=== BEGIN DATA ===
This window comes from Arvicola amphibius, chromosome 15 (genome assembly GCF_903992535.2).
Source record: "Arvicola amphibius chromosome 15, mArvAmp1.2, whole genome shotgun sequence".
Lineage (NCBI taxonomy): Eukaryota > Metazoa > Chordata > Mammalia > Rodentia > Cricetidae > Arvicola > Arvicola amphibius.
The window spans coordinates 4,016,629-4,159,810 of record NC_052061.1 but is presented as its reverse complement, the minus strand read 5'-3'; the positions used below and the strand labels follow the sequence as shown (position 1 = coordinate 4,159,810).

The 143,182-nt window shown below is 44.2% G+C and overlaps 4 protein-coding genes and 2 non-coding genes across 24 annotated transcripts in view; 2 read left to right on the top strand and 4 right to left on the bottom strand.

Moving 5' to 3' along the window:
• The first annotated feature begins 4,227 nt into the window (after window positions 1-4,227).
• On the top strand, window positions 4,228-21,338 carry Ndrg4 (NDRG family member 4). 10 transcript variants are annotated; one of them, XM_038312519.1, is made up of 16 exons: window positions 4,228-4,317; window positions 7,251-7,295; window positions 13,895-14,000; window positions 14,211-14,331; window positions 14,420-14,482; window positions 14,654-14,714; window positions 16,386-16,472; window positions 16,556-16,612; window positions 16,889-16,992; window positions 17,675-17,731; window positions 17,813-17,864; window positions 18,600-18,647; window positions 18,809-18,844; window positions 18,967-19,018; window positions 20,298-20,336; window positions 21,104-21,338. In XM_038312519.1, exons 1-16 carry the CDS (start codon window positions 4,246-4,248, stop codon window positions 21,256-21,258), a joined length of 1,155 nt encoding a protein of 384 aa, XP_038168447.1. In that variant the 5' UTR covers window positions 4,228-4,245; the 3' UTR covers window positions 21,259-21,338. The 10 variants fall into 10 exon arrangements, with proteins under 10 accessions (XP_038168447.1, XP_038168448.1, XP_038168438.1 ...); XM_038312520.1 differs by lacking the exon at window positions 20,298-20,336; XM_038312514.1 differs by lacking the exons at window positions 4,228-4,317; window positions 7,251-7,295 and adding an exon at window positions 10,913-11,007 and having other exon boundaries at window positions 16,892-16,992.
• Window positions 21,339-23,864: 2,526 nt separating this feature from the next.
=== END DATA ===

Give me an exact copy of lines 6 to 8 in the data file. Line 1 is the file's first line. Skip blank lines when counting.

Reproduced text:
Moving 5' to 3' along the window:
• The first annotated feature begins 4,227 nt into the window (after window positions 1-4,227).
• On the top strand, window positions 4,228-21,338 carry Ndrg4 (NDRG family member 4). 10 transcript variants are annotated; one of them, XM_038312519.1, is made up of 16 exons: window positions 4,228-4,317; window positions 7,251-7,295; window positions 13,895-14,000; window positions 14,211-14,331; window positions 14,420-14,482; window positions 14,654-14,714; window positions 16,386-16,472; window positions 16,556-16,612; window positions 16,889-16,992; window positions 17,675-17,731; window positions 17,813-17,864; window positions 18,600-18,647; window positions 18,809-18,844; window positions 18,967-19,018; window positions 20,298-20,336; window positions 21,104-21,338. In XM_038312519.1, exons 1-16 carry the CDS (start codon window positions 4,246-4,248, stop codon window positions 21,256-21,258), a joined length of 1,155 nt encoding a protein of 384 aa, XP_038168447.1. In that variant the 5' UTR covers window positions 4,228-4,245; the 3' UTR covers window positions 21,259-21,338. The 10 variants fall into 10 exon arrangements, with proteins under 10 accessions (XP_038168447.1, XP_038168448.1, XP_038168438.1 ...); XM_038312520.1 differs by lacking the exon at window positions 20,298-20,336; XM_038312514.1 differs by lacking the exons at window positions 4,228-4,317; window positions 7,251-7,295 and adding an exon at window positions 10,913-11,007 and having other exon boundaries at window positions 16,892-16,992.